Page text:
A mean does not just "smooth" the data. A mean is a form of low-pass filter. The effects of the particular filter used should be understood in order to make an appropriate choice. On this point, the French version of this article discusses the spectral effects of 3 kinds of means (cumulative, exponential, Gaussian).
From a statistical point of view, the moving average, when used to estimate the underlying trend in a time series, is susceptible to rare events such as rapid shocks or other anomalies. A more robust estimate of the trend is the simple moving median over n time points:
Statistically, the moving average is optimal for recovering the underlying trend of the time series when the fluctuations about the trend are normally distributed. However, the normal distribution does not place high probability on very large deviations from the trend which explains why such deviations will have a disproportionately large effect on the trend estimate. It can be shown that if the fluctuations are instead assumed to be Laplace distributed, then the moving median is statistically optimal. For a given variance, the Laplace distribution places higher probability on rare events than does the normal, which explains why the moving median tolerates shocks better than the moving mean.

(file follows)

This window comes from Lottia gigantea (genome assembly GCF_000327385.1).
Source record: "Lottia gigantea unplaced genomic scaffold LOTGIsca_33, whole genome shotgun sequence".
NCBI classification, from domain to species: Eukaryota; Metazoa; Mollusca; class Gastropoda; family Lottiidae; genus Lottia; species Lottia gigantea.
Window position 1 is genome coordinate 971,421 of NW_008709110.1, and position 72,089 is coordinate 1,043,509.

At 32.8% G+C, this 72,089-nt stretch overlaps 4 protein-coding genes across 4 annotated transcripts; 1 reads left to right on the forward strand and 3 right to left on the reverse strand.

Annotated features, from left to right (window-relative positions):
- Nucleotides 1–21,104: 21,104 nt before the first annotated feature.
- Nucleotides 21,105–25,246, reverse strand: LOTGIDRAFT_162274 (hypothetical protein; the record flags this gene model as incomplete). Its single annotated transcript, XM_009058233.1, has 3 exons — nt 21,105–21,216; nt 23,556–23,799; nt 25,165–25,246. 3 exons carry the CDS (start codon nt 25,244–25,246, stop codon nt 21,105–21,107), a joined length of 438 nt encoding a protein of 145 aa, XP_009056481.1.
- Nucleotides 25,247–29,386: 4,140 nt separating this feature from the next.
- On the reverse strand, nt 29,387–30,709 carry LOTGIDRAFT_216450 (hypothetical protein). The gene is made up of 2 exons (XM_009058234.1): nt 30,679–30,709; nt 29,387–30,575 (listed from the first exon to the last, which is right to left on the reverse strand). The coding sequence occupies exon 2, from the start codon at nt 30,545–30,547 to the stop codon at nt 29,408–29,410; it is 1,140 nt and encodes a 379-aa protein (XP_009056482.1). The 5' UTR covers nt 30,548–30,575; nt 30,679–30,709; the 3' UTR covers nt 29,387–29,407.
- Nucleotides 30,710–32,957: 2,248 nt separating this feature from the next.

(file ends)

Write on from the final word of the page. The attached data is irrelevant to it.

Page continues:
When the simple moving median above is central, the smoothing is identical to the median filter which has applications in, for example, image signal processing. The Moving Median is a more robust alternative to the Moving Average when it comes to estimating the underlying trend in a time series. While the Moving Average is optimal for recovering the trend if the fluctuations around the trend are normally distributed, it is susceptible to the impact of rare events such as rapid shocks or anomalies. In contrast, the Moving Median, which is found by sorting the values inside the time window and finding the value in the middle, is more resistant to the impact of such rare events. This is because, for a given variance, the Laplace distribution, which the Moving Median assumes, places higher probability on rare events than the normal distribution that the Moving Average assumes. As a result, the Moving Median provides a more reliable and stable estimate of the underlying trend even when the time series is affected by large deviations from the trend. Additionally, the Moving Median smoothing is identical to the Median Filter, which has various applications in image signal processing.